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Showing posts from October, 2014

Foodie Friday: Packing A Better Brown Bag (Lunch, That Is) #ThisIsNow

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Experts predict that nearly half of all U.S. children will be obese in the next few years. It’s no wonder when you consider what they’re eating, and what we adults are eating. Pizza, soda and baked goods are the top three sources of calories for most American children, reports the Journal of the American Dietetic Association. That means 40 percent of their daily calories are from fat and sugar. One way to help control what goes into our bodies, is by packing a lunch.
Amp up the nutritional benefits – for you or your children – with these better-for-you substitutions:
Instead of: PB&J on white bread

3 Habits Men Have Right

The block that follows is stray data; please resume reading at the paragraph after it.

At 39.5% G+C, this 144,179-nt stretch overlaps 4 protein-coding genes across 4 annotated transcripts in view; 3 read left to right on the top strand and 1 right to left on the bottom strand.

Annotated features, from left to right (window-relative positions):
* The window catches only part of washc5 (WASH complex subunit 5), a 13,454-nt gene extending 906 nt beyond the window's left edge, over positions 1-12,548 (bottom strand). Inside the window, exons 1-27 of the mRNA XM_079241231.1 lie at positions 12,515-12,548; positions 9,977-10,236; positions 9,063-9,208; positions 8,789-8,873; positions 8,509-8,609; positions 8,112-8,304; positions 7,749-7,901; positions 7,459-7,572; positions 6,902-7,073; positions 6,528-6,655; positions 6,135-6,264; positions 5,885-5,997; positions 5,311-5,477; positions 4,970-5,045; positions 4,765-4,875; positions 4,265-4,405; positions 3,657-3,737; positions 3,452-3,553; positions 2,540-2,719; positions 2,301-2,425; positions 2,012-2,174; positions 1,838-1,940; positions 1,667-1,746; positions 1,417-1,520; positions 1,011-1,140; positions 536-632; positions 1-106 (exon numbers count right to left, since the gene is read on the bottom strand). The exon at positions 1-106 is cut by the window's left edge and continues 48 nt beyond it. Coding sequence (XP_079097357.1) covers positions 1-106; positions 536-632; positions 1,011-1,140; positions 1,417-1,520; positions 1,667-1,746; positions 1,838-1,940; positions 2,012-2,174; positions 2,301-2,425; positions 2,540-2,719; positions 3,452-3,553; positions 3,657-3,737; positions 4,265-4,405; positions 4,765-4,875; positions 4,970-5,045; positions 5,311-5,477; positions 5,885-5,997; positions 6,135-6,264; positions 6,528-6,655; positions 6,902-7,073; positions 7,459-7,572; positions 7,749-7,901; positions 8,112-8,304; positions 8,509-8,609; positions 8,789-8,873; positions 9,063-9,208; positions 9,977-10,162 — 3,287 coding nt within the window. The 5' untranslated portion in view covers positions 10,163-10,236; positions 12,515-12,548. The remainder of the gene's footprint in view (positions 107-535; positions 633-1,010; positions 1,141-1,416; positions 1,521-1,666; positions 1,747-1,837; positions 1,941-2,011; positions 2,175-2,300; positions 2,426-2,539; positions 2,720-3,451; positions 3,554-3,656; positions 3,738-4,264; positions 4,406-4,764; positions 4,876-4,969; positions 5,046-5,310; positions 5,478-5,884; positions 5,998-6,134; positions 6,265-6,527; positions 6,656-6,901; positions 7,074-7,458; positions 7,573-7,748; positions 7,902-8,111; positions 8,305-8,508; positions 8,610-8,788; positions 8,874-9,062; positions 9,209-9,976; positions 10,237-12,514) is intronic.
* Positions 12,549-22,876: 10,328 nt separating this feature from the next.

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While women may appear to have all the answers when it comes to living a long, healthy life, there are a few habits they can learn from men. According to Debbie Mandel, author of Addicted to Stress: A Woman’s 7-Step Program to Reclaim Joy and Spontaneity in Life, here are three habits men have right:
1.  Men use their free time to unwind. “If a man has a few minutes to spare, he puts his feet up,” Mandel says. “Women look to their to-do list instead of relaxing.”

Upcoming Community Classes, Events And Support Groups at GMC

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Want to… understand more about stroke? Manage your diabetes better? Prepare big brother or sister for a new baby?